The observant reader will notice on the calendar to the left I was supposed to be riding the 300km brevet in Westfield, MA today. Well, I bailed on the brevet. I'm not sure I'll even do one brevet this year. Why not? To get the type of training I need requires my weekends to be devoted to a different style of riding. Brevets are very fun, and I'm a bit disappointed I can't integrate them in to my schedule, but unless I quit my job or eliminate at least one day of work they aren't going to happen. Last year I used the brevets to force myself to ride the long distances required to get ready for something like the RAAM qualifier, and I also was hoping to meet some like minded folk to do other longer rides with outside of the brevets. The latter was successful, and when I visit CT I have a few contacts for some long and hard century or greater rides! The problem with brevets, for me, is the riders do not go fast enough - yeah, I can ride solo up front but that is not how a brevet is meant to be ridden - and they require way too many stops.
To be competitive in the 100 mile endurance mtb series I can not be dilly dallying around for 14 hours riding 125 miles. I need to be wreaking havoc on my cardiovascular system, or, a bit simpler, my entire body, on very high intensity endurance rides on the weekends, and more focused training on the weekdays e.g. intervals. The weekend long ride right now is at 4 hours, and I'll be extending that time as the year goes by to coincide with the RAAM qualifier in September.
What do I do on a long weekend ride? I warm up for about 15 minutes, gradually, and once I hit NJ on the other side of the GWB, I start the log on the bike computer and start pedaling as hard as I can physically sustain for the allotted time period. Having a nice base to work with has made this ride a much more predictable and achievable workout. Last year I would've crapped out halfway through, or not gone hard enough most the time. This year, I know what I'm capable of and am going 10% beyond that for the entire ride. I must admit this ride is NOT comfortable, and I also have to confess I don't notice the scenery much - I realized after the ride today I failed to glance even once off the GWB to gaze upon the beautiful NYC skyline on a perfectly clear day. But wait, I don't find the ride to be miserable, and it's even pretty fun, but some times the suffering can be pretty intense. Mostly, I think, my poor wife is exposed to the worst of it. I stumbled in today, barely making it up the 5 flights of stairs to our walk up APT, and, literally, threw off everything I had on as quickly as possible, tossed on some shorts so I was reasonably decent, and proceeded to crash on the couch. My breath was a bit short, and if I took a deep breath it would make me cough. I felt like I was going to puke. My legs were ACHING. A dull ache, a constant burning sensation. If I stood up they would shake, and feel like they were on fire. So I sat back down. Eventually I worked up the courage to forage for some food, so I grabbed the easiest thing possible to eat and drink out of the frig and pantry - a tall glass of milk, o so chilled, and some guacamole and tortilla chips. Probably not the ideal combination, but, who cares? It was pretty difficult to eat the food. The milk went down easy, though. After that I napped for a few minutes and decided I should shower. I felt better then and headed back for some more food - this time a bit more recovery oriented. A milkshake with hammer perpetuem and m&m's:) Usually I use peanut butter but we're currently tapped out. This is a tragedy. So, I'm probably rambling and will cut this off now. Welcome to a small glimpse in to my training ride!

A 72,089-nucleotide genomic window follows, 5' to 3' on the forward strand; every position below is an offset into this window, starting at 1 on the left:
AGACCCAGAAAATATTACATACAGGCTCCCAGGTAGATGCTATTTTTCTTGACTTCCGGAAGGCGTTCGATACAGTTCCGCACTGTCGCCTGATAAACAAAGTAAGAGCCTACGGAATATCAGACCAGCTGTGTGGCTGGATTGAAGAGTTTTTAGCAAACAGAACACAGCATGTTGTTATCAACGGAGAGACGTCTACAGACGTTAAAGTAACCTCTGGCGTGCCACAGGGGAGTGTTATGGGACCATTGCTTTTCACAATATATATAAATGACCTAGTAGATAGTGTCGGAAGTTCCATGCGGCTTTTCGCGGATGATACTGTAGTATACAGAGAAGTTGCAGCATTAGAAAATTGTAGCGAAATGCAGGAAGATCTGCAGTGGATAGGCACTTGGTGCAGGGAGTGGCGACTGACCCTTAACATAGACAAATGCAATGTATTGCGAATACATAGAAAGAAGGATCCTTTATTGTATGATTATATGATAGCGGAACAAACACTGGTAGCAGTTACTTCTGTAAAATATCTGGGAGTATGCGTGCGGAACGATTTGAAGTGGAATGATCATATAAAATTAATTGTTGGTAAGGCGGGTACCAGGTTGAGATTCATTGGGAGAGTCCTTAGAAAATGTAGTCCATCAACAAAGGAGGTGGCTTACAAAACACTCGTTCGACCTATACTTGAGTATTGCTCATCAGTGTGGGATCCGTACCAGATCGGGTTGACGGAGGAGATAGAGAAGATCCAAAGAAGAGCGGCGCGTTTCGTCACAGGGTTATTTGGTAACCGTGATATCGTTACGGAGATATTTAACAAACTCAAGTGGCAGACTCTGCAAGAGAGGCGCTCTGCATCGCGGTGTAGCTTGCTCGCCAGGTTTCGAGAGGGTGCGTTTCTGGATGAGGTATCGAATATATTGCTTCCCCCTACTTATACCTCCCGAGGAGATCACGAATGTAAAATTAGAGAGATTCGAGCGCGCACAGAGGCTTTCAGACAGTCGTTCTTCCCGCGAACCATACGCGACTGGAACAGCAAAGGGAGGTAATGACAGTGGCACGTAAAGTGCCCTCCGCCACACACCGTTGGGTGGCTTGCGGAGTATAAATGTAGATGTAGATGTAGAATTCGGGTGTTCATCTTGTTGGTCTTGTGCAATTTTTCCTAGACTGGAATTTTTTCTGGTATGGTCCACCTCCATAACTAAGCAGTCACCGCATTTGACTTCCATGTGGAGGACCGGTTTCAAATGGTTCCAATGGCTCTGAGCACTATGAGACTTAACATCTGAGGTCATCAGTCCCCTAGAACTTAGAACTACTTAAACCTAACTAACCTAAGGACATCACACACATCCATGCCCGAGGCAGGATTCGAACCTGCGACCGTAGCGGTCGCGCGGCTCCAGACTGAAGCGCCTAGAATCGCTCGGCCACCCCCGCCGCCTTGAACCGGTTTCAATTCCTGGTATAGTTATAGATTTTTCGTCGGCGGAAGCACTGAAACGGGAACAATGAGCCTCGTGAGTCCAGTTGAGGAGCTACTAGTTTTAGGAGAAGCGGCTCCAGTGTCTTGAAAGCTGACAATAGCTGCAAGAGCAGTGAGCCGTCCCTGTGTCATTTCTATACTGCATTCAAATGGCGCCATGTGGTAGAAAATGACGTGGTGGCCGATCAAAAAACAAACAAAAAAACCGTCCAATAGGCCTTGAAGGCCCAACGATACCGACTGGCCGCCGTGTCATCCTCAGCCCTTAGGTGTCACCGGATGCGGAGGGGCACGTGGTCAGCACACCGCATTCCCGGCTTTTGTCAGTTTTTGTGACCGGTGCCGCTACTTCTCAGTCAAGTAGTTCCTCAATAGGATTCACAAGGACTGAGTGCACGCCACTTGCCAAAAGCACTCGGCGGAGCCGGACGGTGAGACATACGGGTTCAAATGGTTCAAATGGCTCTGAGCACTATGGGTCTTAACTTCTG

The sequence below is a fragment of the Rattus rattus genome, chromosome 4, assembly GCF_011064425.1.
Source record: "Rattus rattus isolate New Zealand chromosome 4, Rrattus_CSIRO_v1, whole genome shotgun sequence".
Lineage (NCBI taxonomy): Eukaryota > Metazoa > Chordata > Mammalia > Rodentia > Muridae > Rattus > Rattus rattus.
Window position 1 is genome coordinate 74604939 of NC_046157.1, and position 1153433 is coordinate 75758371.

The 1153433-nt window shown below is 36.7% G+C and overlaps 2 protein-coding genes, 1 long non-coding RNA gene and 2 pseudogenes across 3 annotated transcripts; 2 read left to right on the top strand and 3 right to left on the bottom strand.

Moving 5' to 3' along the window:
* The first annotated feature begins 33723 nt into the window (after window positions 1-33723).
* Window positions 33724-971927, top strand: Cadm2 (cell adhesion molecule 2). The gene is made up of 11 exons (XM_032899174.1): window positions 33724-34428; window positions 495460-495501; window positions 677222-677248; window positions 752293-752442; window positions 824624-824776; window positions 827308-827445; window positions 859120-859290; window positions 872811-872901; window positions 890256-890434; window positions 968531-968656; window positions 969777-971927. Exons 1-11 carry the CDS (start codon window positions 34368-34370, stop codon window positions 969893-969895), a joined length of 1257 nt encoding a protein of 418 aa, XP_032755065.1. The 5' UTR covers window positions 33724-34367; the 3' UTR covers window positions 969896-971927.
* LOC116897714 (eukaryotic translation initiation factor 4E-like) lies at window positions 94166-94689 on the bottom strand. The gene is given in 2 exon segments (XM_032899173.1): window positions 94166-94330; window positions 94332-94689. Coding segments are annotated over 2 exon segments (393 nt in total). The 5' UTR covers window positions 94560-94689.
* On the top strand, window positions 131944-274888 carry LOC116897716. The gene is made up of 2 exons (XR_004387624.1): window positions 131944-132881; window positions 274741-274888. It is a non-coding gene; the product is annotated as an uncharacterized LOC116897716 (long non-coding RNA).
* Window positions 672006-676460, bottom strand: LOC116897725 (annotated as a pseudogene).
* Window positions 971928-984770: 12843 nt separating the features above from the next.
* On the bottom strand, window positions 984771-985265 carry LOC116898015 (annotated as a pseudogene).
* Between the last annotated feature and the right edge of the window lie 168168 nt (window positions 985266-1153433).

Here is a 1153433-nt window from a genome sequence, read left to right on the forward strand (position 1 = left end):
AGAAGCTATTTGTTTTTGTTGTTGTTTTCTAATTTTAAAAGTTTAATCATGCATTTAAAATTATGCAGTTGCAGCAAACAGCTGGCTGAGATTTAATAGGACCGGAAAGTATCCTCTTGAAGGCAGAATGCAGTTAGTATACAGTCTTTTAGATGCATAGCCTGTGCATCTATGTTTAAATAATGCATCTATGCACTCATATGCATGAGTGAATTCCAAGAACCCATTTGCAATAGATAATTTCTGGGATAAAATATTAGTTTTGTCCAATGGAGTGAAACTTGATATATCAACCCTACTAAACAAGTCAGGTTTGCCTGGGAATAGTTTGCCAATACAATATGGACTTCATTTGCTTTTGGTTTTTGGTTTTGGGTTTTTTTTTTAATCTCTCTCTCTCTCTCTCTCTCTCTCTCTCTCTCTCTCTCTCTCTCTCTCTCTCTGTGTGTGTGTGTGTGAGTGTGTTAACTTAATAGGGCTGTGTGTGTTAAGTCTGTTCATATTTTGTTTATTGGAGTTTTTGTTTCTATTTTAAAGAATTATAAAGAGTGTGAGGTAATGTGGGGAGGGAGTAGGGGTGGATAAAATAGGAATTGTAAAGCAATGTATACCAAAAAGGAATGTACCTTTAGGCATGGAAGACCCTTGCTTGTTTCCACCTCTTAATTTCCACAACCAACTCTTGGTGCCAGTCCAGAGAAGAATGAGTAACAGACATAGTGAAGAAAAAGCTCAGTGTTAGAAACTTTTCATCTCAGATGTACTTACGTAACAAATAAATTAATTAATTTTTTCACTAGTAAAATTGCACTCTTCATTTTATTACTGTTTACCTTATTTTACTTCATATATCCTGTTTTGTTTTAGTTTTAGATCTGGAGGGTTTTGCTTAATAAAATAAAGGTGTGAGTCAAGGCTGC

some stats from today's windy ride:
Distance: 80.50 mi
Ride Time: 3:54:47 h
Rest Time: 00:00:49 h - darn small town stop lights!
Elevation Gain: 5510 ft
Speed: 20.57 mph
Heart Rate: 144 bpm
Temperature: 67.3 F